Brown: What history month?


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So, I forgot it has been Black History Month. It would be easy to blame the Oscars, the Super Bowl, the Grammys, or even Valentine’s Day for stealing my attention away from the one month out of the year honoring the history of my people. That would be a lie, though.

I couldn’t tell you anything about these pop-culture milestones other than that Kanye West didn’t listen to Beck’s album, and Marshawn Lynch gives great interviews. I was single on Valentine’s Day as always, and it’s not like this month is dedicated to the history of all the couples brutally exploited in a slave trade and systematically discriminated against for being in love.

What’s worse, I spent more days this month thinking about a holiday tracing back to a religion I don’t believe in and fueled by a capitalist ideology I don’t support it anymore than I did the month created solely for people who look like me.

I guess I’m just a bad black person. I would offer up the caveats that I was named after Marcus Garvey, I’ve read The Autobiography of Malcolm X backwards and forward, and I didn’t wait until Martin Luther King Jr. Day to watch Selma. I could do this, but you would be more convinced than I am. I didn’t get to pick my name, The Autobiography of Malcolm X was required reading, and the only reason I saw Selma was because a friend had a bootleg copy on a very long bus ride back from New York. Furthermore, because I’m in the mood to make confessions, I haven’t watched Alex Haley’s “Roots” all the way through. I know, I’m the worst black person ever.

So what I should I do in these last two days to compensate for my lack of adherence? Should I wallow in the perpetual identity crisis that is being black in America and the irony that, given the racial demographics of this school, this column will more than likely be read by more white people than black?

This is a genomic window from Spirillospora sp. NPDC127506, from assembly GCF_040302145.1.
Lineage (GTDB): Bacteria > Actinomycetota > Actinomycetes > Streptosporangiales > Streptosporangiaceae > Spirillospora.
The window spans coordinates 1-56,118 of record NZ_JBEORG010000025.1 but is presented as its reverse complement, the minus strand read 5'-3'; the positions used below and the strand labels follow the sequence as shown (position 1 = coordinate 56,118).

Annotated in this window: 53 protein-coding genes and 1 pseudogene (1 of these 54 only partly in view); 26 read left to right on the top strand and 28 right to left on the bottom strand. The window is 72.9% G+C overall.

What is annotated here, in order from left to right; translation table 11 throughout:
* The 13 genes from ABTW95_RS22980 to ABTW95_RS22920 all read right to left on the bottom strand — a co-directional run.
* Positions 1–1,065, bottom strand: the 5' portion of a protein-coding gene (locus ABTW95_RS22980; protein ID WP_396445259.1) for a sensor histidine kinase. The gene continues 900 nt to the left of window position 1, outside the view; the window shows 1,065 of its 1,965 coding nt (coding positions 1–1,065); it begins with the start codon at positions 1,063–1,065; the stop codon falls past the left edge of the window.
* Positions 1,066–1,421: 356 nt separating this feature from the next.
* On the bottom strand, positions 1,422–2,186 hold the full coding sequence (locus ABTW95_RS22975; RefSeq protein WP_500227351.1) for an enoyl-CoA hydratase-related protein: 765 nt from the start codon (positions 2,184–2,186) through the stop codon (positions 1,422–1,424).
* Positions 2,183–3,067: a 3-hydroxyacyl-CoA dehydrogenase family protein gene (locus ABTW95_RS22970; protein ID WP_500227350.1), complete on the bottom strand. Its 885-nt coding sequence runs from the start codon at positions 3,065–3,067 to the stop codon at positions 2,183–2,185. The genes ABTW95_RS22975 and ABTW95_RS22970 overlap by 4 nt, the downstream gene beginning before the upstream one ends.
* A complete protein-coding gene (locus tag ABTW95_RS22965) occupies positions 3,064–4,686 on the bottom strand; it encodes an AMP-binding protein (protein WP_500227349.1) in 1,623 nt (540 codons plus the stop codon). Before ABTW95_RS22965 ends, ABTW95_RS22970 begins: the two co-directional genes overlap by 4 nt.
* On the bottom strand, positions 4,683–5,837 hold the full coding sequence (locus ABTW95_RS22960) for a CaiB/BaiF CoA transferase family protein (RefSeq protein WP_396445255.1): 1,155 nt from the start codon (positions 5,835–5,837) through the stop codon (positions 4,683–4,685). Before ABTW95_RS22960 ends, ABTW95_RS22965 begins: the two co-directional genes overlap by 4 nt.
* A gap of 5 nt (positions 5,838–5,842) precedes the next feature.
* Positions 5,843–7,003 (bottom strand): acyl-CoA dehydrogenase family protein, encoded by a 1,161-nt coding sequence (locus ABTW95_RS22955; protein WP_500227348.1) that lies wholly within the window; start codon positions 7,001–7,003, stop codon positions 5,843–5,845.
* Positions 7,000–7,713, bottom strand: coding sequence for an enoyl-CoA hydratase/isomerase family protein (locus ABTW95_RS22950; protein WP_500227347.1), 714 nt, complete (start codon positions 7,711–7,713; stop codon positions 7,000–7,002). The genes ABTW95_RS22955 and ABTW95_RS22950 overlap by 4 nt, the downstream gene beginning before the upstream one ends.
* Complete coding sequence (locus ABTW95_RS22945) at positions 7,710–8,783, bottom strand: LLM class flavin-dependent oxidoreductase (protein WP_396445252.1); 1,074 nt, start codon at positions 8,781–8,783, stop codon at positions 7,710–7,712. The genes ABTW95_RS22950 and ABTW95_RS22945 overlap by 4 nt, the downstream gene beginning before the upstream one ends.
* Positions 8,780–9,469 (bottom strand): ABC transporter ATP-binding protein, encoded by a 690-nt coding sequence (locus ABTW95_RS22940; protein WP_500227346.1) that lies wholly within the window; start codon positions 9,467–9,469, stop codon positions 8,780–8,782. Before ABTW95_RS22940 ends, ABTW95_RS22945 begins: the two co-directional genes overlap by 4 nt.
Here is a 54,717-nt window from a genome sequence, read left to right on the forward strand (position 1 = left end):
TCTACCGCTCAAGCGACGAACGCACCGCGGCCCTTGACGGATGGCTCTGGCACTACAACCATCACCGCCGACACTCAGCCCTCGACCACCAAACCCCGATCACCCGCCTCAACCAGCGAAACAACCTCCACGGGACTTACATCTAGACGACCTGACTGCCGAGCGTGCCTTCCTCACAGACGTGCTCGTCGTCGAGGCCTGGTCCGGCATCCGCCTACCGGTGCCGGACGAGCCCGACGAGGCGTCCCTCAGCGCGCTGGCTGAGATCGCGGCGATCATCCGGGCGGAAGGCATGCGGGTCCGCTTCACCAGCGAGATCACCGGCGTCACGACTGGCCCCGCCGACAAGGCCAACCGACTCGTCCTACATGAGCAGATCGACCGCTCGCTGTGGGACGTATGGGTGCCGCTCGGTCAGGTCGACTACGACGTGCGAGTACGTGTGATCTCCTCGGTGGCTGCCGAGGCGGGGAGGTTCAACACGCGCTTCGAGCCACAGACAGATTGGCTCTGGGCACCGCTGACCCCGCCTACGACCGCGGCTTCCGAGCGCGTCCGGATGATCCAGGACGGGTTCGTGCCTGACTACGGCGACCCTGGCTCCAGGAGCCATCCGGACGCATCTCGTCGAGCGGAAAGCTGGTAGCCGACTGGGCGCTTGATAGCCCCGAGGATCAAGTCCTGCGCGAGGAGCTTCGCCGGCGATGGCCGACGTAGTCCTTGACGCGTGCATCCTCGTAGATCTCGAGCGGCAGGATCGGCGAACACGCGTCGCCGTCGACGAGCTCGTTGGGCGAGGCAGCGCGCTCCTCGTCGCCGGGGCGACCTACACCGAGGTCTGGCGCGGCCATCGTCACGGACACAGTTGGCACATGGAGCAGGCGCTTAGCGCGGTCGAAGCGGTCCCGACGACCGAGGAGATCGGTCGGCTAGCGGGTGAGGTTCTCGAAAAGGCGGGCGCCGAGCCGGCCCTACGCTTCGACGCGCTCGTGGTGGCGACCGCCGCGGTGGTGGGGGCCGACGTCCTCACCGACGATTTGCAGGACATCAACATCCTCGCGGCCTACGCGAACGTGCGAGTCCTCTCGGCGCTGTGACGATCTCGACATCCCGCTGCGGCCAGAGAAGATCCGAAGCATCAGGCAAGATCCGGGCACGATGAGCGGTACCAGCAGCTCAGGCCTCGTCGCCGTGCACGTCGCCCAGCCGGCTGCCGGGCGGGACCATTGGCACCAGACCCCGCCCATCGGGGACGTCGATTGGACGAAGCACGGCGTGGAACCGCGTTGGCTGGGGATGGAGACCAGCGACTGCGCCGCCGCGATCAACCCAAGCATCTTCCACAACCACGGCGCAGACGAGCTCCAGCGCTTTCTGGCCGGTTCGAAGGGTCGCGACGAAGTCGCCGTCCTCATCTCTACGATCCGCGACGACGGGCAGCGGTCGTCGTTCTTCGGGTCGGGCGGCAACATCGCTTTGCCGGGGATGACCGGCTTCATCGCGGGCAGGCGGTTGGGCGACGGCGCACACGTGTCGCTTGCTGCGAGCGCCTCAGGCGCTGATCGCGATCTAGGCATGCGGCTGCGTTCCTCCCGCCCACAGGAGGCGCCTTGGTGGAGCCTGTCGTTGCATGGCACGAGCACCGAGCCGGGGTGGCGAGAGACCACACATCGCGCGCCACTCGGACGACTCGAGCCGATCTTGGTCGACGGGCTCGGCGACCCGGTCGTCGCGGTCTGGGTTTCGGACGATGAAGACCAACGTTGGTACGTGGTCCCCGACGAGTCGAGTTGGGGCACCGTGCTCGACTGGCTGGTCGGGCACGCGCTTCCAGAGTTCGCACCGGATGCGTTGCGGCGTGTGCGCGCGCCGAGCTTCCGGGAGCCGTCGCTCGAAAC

The danger in that course of action is that I don’t think I’ll find any answers. What does it mean that I can a write something like this and have it published for public consumption? What does it mean that I’m in an institution of higher learning writing for a nationally respected student newspaper?  What does it mean that I can actually write a column and teach someone to read it if I wanted?

I’m not expecting to stumble upon any profound answers because it’s Black History Month. I don’t believe in culturally mandated epiphanies, nor do I believe in being told how to make peace with my identity. I don’t want to treat my heritage like a transient New Year’s resolution.

If anything, I should take these two days to reflect on what it really means to be black and what it means to me before I make any grandiose promises to myself. I should reflect on what it meant to my parents, my grandparents, and their grandparents. I should take it one step further and try to keep thinking about these things on March 1. In fact why stop there? There are 11 more months in the year. Maybe if I can keep this reflection thing going this time next year, I’ll have a better memory, a couple more answers, and fewer questions.

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